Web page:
A time for opportunities 

Covid-19 presented a lot of great opportunities for the film industry too.

Despite all that, Covid-19 presented a lot of great opportunities for the film industry too. Various film challenges for short films, phone film competitions, recorded creative works and performances, and many more, were initiated during the crisis. Some of these challenges came with financial awards. This enabled filmmakers to enter into various local and international online festivals that saw many groups winning awards as small as 100 Euros and as big as 50,000 Euros. This allowed many filmmakers to create more content, and thus increase their revenues. It also meant that audiences were offered fresher and more impactful content. This made many of the good short films go viral. Having that recognition elevated the filmmakers to greater heights. 

Various video on demand platforms have also gained audiences, as some of them were created solely for the purpose of showcasing these films. Platforms such as Netflix and Showmax have also notably gained more viewership.

According to Rebecca Moody, a data journalist on comparitech, Netflix has gained approximately 25M more viewers in the first half of 2020 in Africa, Europe and the Middle East combined. It is however not clear how many are categorically from Africa. We have also seen a noticeable increase in the number of African films on Netflix. Even though Nigerian and South African films are most represented on Netflix and Showmax, you can now see more of Ghana, and newer countries are being introduced into these platforms. Kenya just had its first film, Poacher, launched on Netflix on September 30. With Disconnect and Sincerely Daisy added to the list this October, there is a rising excitement with rumours of ongoing talks for acquisition of more Kenyan films. Showmax, has notably had a lot of East African films, TV Series and soap operas.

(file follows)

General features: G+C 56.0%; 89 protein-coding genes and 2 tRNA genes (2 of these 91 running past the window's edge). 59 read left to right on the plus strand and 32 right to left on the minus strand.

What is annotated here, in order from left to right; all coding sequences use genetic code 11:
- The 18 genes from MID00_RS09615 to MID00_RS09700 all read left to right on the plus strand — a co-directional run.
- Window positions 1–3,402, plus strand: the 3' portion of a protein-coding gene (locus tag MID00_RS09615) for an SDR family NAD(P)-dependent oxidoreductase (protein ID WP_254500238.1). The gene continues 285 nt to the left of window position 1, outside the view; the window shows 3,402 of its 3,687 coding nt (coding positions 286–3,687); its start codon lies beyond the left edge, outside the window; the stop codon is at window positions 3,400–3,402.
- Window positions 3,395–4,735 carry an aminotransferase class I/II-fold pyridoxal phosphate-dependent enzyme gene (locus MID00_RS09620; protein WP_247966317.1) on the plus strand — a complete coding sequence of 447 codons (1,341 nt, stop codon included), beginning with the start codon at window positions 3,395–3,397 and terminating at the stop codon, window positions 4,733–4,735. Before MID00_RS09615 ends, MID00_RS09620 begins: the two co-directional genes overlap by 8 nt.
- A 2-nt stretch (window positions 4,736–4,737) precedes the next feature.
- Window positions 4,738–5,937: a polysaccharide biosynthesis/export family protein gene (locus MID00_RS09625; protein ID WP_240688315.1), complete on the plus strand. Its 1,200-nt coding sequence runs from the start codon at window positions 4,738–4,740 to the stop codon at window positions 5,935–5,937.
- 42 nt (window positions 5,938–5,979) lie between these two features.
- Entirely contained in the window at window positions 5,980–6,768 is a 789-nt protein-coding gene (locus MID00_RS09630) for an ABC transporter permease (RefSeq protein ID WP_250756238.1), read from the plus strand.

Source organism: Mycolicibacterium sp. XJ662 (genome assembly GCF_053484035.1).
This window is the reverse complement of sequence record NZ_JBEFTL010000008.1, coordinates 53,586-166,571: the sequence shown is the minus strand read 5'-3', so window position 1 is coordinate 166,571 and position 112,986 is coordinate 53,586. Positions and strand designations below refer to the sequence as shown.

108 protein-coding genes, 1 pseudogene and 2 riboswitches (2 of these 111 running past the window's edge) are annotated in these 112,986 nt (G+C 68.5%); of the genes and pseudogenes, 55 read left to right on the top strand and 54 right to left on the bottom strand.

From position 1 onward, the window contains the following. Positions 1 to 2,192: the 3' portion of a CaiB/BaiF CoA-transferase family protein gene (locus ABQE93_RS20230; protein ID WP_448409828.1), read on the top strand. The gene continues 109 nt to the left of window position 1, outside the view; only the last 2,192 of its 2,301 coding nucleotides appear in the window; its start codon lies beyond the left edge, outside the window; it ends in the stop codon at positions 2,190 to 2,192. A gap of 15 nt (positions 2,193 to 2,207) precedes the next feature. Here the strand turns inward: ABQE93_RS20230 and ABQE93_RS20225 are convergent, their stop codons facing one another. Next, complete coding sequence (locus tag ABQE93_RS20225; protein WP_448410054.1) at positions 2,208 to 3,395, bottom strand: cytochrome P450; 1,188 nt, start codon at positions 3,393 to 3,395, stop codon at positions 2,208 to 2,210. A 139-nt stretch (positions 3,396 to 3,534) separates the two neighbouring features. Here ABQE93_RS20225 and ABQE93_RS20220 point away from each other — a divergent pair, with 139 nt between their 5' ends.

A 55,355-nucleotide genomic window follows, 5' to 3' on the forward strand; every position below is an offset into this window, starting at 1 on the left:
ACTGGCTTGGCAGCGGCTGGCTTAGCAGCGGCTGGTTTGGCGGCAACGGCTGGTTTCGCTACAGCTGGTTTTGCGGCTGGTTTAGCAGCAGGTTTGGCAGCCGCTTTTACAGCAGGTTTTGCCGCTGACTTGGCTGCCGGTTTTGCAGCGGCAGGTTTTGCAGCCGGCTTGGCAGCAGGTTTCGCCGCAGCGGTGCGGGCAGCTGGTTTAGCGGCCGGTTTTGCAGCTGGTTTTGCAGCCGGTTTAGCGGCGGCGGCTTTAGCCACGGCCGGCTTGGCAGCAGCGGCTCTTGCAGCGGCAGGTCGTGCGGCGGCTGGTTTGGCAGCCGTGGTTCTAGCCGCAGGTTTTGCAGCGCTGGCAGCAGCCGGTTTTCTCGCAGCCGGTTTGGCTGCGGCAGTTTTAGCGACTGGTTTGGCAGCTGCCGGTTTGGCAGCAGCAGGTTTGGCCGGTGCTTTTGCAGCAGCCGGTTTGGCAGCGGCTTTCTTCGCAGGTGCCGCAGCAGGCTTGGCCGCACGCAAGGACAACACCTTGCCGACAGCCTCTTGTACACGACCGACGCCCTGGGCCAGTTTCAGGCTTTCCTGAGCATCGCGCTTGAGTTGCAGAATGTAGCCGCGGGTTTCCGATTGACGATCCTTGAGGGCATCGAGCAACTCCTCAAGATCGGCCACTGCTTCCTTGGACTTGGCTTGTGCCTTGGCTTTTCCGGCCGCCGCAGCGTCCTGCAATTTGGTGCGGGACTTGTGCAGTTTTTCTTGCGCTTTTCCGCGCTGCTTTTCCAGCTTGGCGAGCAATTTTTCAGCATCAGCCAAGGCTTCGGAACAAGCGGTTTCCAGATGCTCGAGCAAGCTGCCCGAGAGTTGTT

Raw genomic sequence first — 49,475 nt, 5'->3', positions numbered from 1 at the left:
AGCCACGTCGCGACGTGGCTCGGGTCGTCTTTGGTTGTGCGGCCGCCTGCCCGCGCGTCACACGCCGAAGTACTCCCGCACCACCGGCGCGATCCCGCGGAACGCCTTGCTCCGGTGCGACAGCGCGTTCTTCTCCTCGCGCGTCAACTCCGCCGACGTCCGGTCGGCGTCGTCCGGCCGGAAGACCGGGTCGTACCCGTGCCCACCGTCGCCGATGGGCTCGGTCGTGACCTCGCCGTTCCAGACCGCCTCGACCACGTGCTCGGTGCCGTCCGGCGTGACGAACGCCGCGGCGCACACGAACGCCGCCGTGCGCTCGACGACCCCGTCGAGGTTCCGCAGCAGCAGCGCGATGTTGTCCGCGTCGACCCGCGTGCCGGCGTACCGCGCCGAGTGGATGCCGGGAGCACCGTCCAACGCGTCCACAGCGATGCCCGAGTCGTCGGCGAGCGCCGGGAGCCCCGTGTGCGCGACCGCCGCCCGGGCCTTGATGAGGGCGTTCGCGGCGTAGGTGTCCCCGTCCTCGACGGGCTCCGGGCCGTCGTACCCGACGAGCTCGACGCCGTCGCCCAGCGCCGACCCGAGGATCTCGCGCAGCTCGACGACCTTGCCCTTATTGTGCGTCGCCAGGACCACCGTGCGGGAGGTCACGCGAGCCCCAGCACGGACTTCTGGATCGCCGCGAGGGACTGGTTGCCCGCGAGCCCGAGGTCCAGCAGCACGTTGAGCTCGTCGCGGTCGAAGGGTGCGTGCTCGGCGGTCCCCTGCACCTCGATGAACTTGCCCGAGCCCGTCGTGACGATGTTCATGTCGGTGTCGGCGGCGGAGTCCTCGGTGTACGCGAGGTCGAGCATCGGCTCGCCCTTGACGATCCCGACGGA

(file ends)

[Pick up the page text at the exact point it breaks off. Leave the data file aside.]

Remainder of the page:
The value of a festival is in the physical interactions with the locals, the environment, the culture and the people.

Film festivals were also affected. Many festivals and awards ceremonies have either had to cancel their 2020 events or conduct them online. Festivals such as Durban Film Mart, Coastal Film Festival, the African Film Festival, Black Star Film Festival and Lake International PanAfrican Film Festival have all gone online. Panel discussions, workshops, open fora and pitching have all been successfully carried out virtually.